Sterling, who has performed with artists such as Ann-Margret and Frank Zappa, will serve as sound engineer for the Moonlight Amphitheatre show.

Though there are a couple dozen Neil Diamond impersonators and tribute artists in the United States alone, including a black performer known as the Black Diamond, what sets Sherry apart from others is that he gives a heart-felt tribute, rather than a mechanically cloned performance, Sterling said.

“You close your eyes and it’s Neil Diamond,” Sterling said. “He doesn’t copy Neil. He becomes Neil. It’s a totally different thing. He’s funneling all of the Neil. Plus, he’s just a fabulous performer.”

Authentically Neil

During his teens, Sherry’s family relocated to the island of Malta in the Mediterranean. There, Sherry formed a folk band and appeared as Judas in “Jesus Christ Superstar.” After moving to Escondido in 1998, Sherry got involved in the local music scene, serving as manager of the Big Daddy Orchestra from 2001 to ’03.

While Sherry doesn’t attempt to ape Diamond?s every move, he strives for as authentic a look as he can deliver.

“I chose a certain look that people most remember Neil as, and that’s that guy in his mid- to late 30s, with the sequin shirts and the tight bell-bottom pants and the disco hair – the early ’80s, ‘Jazz Singer’ Neil,” he said.

Sherry’s pants are made by an Escondido costume designer. A shop in Las Vegas designs his sequined and beaded shirts to order. On stage, Sherry plays a copy of Neil Diamond’s trademark Everly Brothers Gibson guitar, with diamond-shaped inlays on the frets.

“It’s all about detail for me,” Sherry said. “I don’t want to do something that’s a bad Elvis.”

David J. Sherry emulates singer/songwriter Neil Diamond so well that Diamond fan Ambrose O’Shea is traveling from Dublin, Ireland, to see Sherry’s performance at Moonlight Amphitheatre in Vista.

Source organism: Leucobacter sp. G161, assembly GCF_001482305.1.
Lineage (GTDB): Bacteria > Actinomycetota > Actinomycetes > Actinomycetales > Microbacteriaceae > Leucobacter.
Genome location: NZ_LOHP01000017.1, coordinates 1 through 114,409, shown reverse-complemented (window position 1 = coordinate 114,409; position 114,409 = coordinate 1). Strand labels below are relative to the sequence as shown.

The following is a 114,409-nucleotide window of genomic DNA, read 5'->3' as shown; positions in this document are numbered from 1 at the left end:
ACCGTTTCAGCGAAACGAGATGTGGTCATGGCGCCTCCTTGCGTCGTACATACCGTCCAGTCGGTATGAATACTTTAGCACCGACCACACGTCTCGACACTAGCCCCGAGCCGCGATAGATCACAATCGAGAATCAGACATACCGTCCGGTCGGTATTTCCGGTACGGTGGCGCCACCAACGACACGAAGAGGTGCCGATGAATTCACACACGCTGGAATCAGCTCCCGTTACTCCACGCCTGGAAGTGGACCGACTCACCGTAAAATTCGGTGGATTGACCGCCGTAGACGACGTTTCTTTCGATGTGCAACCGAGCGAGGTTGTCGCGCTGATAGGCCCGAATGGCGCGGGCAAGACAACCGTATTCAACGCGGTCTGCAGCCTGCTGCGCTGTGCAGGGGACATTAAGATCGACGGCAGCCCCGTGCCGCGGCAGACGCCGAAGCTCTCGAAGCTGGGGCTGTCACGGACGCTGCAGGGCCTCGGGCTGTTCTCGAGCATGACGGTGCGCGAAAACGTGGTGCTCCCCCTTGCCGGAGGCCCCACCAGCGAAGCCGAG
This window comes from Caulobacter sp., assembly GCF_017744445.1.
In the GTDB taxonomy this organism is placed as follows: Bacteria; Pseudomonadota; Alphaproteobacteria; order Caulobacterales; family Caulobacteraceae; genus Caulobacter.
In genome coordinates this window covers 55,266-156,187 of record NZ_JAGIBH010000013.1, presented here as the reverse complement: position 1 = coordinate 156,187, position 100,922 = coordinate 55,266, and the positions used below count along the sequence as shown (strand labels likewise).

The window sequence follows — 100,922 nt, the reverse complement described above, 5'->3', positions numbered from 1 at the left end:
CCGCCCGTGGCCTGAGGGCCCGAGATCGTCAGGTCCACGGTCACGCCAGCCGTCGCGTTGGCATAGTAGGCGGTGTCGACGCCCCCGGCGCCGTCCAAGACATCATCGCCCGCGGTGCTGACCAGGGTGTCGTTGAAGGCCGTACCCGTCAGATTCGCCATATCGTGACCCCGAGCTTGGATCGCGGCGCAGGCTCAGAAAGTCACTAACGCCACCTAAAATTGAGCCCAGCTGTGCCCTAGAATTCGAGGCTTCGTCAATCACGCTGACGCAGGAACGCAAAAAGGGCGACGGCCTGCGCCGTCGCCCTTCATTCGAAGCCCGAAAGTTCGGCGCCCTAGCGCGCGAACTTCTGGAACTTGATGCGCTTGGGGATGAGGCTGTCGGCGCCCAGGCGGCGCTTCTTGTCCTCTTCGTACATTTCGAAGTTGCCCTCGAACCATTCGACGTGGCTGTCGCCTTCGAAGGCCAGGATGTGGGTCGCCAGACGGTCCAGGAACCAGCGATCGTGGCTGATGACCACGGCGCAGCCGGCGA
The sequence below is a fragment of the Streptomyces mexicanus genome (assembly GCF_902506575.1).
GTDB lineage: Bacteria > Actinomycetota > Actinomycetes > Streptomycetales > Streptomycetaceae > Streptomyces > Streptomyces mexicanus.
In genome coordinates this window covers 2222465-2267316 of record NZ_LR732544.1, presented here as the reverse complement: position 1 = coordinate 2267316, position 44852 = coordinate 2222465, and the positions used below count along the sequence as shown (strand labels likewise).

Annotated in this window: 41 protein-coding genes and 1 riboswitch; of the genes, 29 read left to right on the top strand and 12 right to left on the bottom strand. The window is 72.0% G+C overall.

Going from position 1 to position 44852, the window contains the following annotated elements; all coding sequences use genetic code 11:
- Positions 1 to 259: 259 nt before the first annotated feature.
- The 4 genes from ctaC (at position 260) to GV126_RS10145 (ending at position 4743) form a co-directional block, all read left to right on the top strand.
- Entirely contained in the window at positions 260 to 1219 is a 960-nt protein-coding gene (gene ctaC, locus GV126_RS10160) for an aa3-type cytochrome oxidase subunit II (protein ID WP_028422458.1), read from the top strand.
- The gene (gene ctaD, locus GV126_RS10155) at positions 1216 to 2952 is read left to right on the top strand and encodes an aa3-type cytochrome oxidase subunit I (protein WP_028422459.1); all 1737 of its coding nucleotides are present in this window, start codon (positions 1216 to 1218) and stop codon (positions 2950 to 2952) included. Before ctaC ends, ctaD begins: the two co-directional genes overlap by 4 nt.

‘Coming to America’

Though Diamond’s favorite tribute artist is Jay White, who performs regularly at the Riviera casino in Las Vegas, Sherry’s show is attracting its own share of attention, far and near. The man credited with being Ireland’s biggest Neil Diamond fan, Ambrose O’Shea of Dublin, Ireland, will travel more than 5,000 miles to see Sherry perform in Vista this month.

After amassing nearly every one of Diamond’s recordings, including rarities and imports, O’Shea started taking an interest in the tribute artists.

O’Shea caught video clips of Sherry’s performance on his Web site and began corresponding with Sherry, who later sent O’Shea an autographed DVD of one of his performances.

The Evening Herald of Dublin published a story about O’Shea’s upcoming trek to California, which he will make with his 32-year-old daughter, Caroline – named after the Neil Diamond song.

O’Shea has seen Diamond perform 23 times. Sherry will pick O’Shea up at the airport when he arrives in San Diego and drive him to his hotel. During the concert, Sherry will introduce O’Shea on stage.

“(I do) anything I can do to promote Neil’s music in Ireland – and (there’s) no better way when Neil is not touring but to see tribute bands,” said O’Shea, 56. “It has been a honor for me to be invited by David to see him perform live. I’m really looking forward to it.”

Reach reporter Pat Sherman at (760) 752-6774.